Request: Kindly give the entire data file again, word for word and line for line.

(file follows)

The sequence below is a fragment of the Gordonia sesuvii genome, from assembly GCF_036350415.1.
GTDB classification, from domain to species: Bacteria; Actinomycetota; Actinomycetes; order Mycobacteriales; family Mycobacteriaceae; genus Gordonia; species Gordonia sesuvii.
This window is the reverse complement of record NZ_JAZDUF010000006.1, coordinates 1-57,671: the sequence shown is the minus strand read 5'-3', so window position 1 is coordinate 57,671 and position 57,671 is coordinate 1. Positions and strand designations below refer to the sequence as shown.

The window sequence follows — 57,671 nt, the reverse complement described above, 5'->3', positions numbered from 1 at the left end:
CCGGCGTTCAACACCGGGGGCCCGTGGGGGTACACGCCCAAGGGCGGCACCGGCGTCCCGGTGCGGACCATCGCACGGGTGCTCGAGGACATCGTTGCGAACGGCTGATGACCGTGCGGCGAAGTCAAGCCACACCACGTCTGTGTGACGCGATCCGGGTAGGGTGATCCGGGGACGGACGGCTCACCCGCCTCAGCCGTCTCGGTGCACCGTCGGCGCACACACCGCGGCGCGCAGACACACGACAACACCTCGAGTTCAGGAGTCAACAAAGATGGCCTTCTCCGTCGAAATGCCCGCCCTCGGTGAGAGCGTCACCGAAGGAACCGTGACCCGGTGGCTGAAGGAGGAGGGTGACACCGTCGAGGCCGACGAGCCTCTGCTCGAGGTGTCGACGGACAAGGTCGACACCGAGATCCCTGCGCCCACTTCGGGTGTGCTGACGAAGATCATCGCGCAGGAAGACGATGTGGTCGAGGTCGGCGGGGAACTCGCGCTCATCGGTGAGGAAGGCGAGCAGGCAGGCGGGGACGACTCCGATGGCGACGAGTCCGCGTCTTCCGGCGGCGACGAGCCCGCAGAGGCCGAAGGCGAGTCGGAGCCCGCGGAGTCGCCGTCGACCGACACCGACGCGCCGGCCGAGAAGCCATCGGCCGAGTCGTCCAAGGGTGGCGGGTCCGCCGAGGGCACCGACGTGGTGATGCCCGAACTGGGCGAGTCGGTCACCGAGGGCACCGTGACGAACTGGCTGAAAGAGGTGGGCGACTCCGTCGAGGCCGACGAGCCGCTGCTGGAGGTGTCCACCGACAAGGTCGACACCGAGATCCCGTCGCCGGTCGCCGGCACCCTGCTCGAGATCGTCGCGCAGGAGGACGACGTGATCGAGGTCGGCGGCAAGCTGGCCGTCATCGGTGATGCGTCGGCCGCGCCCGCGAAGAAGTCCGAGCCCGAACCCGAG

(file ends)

The sequence below is a fragment of the Gordonia sesuvii genome, from assembly GCF_036350415.1.
GTDB classification, from domain to species: Bacteria; Actinomycetota; Actinomycetes; order Mycobacteriales; family Mycobacteriaceae; genus Gordonia; species Gordonia sesuvii.
This window is the reverse complement of record NZ_JAZDUF010000006.1, coordinates 1-57,671: the sequence shown is the minus strand read 5'-3', so window position 1 is coordinate 57,671 and position 57,671 is coordinate 1. Positions and strand designations below refer to the sequence as shown.

The window sequence follows — 57,671 nt, the reverse complement described above, 5'->3', positions numbered from 1 at the left end:
CCGGCGTTCAACACCGGGGGCCCGTGGGGGTACACGCCCAAGGGCGGCACCGGCGTCCCGGTGCGGACCATCGCACGGGTGCTCGAGGACATCGTTGCGAACGGCTGATGACCGTGCGGCGAAGTCAAGCCACACCACGTCTGTGTGACGCGATCCGGGTAGGGTGATCCGGGGACGGACGGCTCACCCGCCTCAGCCGTCTCGGTGCACCGTCGGCGCACACACCGCGGCGCGCAGACACACGACAACACCTCGAGTTCAGGAGTCAACAAAGATGGCCTTCTCCGTCGAAATGCCCGCCCTCGGTGAGAGCGTCACCGAAGGAACCGTGACCCGGTGGCTGAAGGAGGAGGGTGACACCGTCGAGGCCGACGAGCCTCTGCTCGAGGTGTCGACGGACAAGGTCGACACCGAGATCCCTGCGCCCACTTCGGGTGTGCTGACGAAGATCATCGCGCAGGAAGACGATGTGGTCGAGGTCGGCGGGGAACTCGCGCTCATCGGTGAGGAAGGCGAGCAGGCAGGCGGGGACGACTCCGATGGCGACGAGTCCGCGTCTTCCGGCGGCGACGAGCCCGCAGAGGCCGAAGGCGAGTCGGAGCCCGCGGAGTCGCCGTCGACCGACACCGACGCGCCGGCCGAGAAGCCATCGGCCGAGTCGTCCAAGGGTGGCGGGTCCGCCGAGGGCACCGACGTGGTGATGCCCGAACTGGGCGAGTCGGTCACCGAGGGCACCGTGACGAACTGGCTGAAAGAGGTGGGCGACTCCGTCGAGGCCGACGAGCCGCTGCTGGAGGTGTCCACCGACAAGGTCGACACCGAGATCCCGTCGCCGGTCGCCGGCACCCTGCTCGAGATCGTCGCGCAGGAGGACGACGTGATCGAGGTCGGCGGCAAGCTGGCCGTCATCGGTGATGCGTCGGCCGCGCCCGCGAAGAAGTCCGAGCCCGAACCCGAG